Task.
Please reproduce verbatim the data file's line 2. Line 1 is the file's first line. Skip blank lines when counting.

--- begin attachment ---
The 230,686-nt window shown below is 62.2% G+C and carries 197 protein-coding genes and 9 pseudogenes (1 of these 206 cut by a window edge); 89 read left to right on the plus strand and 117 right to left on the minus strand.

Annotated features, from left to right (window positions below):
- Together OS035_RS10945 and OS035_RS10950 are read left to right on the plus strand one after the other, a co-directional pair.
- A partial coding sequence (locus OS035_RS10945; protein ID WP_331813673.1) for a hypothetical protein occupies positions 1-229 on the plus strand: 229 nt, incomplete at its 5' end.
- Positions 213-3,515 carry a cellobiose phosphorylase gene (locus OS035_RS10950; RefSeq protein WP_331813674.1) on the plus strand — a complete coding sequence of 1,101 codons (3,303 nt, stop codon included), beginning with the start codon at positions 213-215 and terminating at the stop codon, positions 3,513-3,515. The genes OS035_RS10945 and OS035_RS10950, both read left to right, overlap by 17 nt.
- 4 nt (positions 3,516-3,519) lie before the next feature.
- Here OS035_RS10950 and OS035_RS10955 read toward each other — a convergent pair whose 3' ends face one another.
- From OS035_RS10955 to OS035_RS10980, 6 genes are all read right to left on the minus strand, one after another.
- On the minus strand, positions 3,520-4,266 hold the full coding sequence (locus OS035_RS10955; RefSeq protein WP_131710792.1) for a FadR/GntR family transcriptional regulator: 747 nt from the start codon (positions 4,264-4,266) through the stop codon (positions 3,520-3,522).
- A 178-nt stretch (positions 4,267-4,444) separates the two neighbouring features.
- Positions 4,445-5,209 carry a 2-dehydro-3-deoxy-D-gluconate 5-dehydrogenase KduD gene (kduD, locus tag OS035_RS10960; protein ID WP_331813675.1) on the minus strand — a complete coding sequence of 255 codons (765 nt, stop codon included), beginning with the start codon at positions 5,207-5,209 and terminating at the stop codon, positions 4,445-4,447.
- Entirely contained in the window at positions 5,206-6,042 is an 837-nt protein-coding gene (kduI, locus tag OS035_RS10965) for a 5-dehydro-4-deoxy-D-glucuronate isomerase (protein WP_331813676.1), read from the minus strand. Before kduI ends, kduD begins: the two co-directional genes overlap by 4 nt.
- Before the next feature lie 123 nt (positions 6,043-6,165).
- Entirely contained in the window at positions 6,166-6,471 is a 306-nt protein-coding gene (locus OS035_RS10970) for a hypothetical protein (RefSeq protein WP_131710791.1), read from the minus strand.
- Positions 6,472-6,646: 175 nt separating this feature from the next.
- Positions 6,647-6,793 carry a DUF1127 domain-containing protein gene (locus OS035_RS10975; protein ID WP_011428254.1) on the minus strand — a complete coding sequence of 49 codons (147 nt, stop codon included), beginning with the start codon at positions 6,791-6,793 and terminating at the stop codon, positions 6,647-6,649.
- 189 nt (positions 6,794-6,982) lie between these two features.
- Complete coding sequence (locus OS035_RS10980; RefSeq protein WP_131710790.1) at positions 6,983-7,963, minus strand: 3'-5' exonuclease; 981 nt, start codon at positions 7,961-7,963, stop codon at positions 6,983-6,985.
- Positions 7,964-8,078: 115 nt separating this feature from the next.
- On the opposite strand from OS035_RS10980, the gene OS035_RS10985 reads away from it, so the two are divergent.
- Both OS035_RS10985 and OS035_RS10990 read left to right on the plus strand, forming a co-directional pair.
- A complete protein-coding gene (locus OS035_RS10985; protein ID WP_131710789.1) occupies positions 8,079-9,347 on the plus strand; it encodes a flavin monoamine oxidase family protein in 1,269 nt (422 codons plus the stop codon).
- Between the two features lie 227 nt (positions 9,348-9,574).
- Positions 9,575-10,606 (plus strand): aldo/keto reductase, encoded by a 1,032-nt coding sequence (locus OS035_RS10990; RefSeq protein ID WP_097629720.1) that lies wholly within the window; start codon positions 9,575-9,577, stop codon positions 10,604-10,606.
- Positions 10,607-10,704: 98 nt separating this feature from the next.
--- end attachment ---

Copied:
Annotated features, from left to right (window positions below):